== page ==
Premises Of A Natural Science Of Consciousness, Ervin Laszlo Mar 2016

Premises Of A Natural Science Of Consciousness, Ervin Laszlo

CONSCIOUSNESS: Ideas and Research for the Twenty-First Century

According to the mainstream of modern science, there cannot be a natural science of consciousness because consciousness does not actually exist in nature. It is a product or by-product of the workings of the brain. There is a natural science of brain and the nervous system, for these are bona fide elements of the world, but there cannot be a natural science of a phenomenon of which the very existence is in question. In the prevalent view con2sciousness is something that happens when neurons fire in the brain. This is said to be confirmed by experience. There is no consciousness ...


Fish Pain's Burden Of Proof, Carl Safina Feb 2016

Fish Pain's Burden Of Proof, Carl Safina

Animal Sentience

A hypothesis like Key’s, that fish cannot feel pain, should really be stated as a null hypothesis — an assumption that there is no difference in the things being compared. Then evidence — including anecdotal evidence — for and against rejecting the null hypothesis can be examined and weighed. Key (2016a) has proven only that fish lack mammalian brains.


Fish Pain: A Painful Topic, Carl Safina Jan 2016

Fish Pain: A Painful Topic, Carl Safina

Animal Sentience

If fish cannot feel pain, why do stingrays have purely defensive tail spines that deliver venom? Stingrays’ ancestral predators are fish. And why do many fishes possess defensive fin spines, some also with venom that produces pain in humans? These things did not evolve just in case sentient humans would evolve millions of years later and then invent scuba. If fish react purely unconsciously to “noxious” stimuli, why aren’t sharp jabbing spines enough? Why also stinging venom?


Brain Processes For “Good” And “Bad” Feelings: How Far Back In Evolution?, Jaak Panksepp Jan 2016

Brain Processes For “Good” And “Bad” Feelings: How Far Back In Evolution?, Jaak Panksepp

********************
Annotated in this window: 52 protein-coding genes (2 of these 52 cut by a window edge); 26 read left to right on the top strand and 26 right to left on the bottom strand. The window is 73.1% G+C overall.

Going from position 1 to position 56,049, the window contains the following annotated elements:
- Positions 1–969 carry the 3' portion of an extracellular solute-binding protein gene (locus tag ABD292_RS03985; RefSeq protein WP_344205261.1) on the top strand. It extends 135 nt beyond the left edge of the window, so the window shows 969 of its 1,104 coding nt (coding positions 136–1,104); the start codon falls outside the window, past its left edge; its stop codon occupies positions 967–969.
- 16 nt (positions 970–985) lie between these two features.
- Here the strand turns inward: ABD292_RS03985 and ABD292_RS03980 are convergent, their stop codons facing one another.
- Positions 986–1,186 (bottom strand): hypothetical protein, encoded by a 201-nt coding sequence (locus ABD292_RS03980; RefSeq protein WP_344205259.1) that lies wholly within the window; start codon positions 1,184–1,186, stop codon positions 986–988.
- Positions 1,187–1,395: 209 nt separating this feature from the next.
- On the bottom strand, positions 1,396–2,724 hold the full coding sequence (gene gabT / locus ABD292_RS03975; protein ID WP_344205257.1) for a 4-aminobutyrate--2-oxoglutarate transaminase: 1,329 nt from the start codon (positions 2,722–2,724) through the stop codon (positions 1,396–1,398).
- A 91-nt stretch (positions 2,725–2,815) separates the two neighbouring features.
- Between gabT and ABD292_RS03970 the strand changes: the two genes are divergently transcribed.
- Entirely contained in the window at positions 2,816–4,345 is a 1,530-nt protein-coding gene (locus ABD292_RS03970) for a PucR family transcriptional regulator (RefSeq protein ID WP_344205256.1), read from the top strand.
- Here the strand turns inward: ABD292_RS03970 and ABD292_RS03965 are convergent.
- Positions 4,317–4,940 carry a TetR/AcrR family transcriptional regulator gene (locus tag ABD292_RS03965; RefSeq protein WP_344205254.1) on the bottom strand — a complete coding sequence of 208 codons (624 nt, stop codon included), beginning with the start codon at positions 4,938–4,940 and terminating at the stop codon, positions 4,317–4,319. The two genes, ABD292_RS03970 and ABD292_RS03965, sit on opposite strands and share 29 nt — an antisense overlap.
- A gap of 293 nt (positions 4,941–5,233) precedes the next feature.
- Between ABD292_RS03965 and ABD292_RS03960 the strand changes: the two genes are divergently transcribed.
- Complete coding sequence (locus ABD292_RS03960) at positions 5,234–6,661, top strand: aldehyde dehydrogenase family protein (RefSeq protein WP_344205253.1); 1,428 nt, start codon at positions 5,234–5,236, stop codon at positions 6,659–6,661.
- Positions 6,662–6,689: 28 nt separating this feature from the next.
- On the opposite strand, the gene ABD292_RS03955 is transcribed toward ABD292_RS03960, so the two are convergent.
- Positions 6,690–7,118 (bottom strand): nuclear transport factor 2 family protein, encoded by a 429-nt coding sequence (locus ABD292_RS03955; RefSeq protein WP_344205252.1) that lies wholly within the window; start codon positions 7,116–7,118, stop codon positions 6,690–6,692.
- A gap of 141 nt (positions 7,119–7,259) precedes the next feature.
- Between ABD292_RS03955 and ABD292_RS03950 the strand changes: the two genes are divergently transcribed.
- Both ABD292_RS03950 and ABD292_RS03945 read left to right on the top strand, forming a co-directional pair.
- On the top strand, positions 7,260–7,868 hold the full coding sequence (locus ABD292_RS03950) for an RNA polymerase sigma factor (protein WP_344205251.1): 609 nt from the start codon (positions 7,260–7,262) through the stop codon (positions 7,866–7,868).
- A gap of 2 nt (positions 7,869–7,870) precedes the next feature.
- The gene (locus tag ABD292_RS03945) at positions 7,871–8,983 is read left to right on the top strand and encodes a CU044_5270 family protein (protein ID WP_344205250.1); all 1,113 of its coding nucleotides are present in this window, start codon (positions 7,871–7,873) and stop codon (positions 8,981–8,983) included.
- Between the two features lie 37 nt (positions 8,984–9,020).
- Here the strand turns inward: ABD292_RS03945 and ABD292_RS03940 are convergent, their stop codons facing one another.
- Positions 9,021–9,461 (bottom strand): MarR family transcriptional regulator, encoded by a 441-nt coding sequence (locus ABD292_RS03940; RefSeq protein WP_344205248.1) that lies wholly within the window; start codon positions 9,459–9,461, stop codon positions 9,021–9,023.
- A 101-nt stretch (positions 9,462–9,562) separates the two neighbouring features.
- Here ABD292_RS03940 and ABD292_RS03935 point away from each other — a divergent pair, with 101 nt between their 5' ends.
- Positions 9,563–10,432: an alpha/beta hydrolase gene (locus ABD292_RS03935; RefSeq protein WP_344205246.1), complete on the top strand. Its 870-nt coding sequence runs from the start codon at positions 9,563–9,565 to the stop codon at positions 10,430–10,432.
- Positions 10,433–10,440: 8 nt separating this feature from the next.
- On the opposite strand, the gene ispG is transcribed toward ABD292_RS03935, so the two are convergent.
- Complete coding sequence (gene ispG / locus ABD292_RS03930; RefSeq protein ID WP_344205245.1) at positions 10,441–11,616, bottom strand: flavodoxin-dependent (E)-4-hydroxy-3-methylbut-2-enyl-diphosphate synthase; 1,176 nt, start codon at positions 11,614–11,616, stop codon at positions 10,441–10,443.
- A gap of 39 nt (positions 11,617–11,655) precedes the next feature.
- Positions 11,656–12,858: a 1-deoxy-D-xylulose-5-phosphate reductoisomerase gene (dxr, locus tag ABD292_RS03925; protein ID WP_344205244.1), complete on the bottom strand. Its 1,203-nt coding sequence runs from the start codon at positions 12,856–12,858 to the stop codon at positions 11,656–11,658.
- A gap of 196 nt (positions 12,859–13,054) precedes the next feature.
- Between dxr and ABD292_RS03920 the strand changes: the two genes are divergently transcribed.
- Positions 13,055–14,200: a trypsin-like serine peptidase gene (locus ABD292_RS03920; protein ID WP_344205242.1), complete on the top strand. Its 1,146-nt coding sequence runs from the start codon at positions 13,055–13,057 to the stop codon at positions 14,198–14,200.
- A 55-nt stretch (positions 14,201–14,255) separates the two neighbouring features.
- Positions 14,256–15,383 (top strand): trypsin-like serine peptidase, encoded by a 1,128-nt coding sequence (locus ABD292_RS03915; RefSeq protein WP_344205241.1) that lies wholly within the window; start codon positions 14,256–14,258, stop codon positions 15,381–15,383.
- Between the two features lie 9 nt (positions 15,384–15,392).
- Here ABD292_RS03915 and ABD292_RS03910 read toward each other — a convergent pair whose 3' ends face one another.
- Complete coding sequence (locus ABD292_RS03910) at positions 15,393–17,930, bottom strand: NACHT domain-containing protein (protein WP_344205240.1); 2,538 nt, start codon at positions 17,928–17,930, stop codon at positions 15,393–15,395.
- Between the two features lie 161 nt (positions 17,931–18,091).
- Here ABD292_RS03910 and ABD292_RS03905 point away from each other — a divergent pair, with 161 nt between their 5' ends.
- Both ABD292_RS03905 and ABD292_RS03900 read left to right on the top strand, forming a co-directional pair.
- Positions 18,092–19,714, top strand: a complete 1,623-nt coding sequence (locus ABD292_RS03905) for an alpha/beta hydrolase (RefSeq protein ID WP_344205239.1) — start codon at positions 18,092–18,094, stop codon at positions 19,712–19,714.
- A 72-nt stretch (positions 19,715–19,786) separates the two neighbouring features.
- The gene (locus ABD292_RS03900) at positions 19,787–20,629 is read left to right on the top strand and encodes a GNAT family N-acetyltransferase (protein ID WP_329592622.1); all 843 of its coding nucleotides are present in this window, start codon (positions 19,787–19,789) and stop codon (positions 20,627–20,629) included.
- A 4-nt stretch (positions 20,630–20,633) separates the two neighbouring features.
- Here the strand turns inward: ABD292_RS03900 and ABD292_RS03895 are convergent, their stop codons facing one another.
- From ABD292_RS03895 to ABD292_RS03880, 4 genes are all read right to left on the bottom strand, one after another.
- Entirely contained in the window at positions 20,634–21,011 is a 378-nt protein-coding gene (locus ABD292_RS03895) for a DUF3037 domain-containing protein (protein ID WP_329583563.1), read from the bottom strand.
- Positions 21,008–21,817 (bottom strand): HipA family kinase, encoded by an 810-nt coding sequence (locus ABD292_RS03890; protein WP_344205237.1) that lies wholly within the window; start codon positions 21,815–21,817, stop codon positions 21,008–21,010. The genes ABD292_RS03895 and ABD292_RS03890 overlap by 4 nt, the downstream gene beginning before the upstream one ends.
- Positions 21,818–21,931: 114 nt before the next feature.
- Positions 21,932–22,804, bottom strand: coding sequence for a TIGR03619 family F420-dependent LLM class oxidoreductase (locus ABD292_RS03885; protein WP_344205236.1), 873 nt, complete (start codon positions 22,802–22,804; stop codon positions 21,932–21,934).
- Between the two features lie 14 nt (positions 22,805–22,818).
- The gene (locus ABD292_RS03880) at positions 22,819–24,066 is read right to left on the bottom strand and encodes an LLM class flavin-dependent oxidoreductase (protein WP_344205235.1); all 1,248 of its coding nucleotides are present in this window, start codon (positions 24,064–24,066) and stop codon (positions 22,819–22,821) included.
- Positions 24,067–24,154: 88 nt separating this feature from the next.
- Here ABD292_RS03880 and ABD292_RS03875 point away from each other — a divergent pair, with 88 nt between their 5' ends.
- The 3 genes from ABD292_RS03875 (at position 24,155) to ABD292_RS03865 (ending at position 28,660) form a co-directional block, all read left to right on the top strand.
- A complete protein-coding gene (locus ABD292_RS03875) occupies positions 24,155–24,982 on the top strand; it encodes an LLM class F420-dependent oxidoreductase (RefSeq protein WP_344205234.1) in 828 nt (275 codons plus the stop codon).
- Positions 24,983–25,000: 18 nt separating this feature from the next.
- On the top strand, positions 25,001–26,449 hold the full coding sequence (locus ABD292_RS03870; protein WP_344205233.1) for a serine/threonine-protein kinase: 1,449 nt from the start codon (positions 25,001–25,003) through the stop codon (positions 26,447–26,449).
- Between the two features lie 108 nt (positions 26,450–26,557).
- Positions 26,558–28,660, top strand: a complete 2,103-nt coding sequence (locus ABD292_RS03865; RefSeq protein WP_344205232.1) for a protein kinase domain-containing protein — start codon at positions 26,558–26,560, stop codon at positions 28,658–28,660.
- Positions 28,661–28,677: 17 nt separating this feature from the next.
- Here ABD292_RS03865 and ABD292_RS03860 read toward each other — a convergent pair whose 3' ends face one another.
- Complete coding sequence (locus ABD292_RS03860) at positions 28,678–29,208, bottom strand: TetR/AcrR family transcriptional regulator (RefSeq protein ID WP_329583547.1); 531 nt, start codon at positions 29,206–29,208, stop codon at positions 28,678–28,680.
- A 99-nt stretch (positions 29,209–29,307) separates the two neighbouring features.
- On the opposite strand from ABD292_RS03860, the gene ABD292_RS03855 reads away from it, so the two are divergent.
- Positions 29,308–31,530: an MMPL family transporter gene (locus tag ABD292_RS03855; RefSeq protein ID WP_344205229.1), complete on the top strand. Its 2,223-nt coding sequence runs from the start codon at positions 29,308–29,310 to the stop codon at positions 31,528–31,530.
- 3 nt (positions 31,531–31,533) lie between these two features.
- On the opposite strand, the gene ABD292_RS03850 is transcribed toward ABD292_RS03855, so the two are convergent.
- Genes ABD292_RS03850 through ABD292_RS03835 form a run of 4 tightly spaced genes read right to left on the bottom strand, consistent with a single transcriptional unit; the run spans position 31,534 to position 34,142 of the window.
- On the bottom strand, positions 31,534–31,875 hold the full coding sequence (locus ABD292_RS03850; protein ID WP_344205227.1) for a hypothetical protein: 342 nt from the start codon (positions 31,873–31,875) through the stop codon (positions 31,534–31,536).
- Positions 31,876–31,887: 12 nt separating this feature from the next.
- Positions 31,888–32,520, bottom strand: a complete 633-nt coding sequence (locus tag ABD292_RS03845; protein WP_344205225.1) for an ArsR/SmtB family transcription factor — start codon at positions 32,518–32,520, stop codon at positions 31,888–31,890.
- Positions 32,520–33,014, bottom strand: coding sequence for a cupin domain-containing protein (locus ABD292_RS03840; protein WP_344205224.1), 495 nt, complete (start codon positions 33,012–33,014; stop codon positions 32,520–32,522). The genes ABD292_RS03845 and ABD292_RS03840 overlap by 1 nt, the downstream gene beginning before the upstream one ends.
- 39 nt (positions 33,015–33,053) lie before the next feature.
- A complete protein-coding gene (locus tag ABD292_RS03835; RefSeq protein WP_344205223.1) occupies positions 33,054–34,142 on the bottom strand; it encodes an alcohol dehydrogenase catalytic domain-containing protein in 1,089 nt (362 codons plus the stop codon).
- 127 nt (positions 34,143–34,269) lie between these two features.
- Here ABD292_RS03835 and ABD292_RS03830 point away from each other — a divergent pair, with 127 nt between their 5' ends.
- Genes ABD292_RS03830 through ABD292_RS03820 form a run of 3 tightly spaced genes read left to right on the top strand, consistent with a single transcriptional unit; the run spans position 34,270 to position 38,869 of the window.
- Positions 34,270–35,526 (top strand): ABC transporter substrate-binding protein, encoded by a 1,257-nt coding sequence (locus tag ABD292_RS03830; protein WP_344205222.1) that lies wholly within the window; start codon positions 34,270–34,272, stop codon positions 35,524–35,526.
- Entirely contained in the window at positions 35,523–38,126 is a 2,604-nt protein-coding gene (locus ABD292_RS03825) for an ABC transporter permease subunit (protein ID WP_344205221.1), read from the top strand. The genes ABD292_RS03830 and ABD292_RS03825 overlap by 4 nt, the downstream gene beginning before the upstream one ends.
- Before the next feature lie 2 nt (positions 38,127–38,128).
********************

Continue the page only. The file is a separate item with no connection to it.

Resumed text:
Animal Sentience

The question of whether fish can experience pain or any other feelings can only be resolved by neurobiologically targeted experiments. This commentary summarizes why this is essential for resolving scientific debates about consciousness in other animals, and offers specific experiments that need to be done: (i) those that evaluate the rewarding and punishing effects of specific brain regions and systems (for instance, with deep-brain stimulation); (ii) those that evaluate the capacity of animals to regulate their affective states; and (iii) those that have direct implications for human affective feelings, with specific predictions — for instance, the development of new treatments for ...


Pain In Fish: Weighing The Evidence, James D. Rose Jan 2016

Pain In Fish: Weighing The Evidence, James D. Rose

Animal Sentience

The target article by Key (2016) examines whether fish have brain structures capable of mediating pain perception and consciousness, functions known to depend on the neocortex in humans. He concludes, as others have concluded (Rose 2002, 2007; Rose et al. 2014), that such functions are impossible for fish brains. This conclusion has been met with hypothetical assertions by others to the effect that functions of pain and consciousness may well be possible through unknown alternate neural processes. Key's argument would be bolstered by consideration of other neurological as well as behavioral evidence, which shows that sharks and ray are ...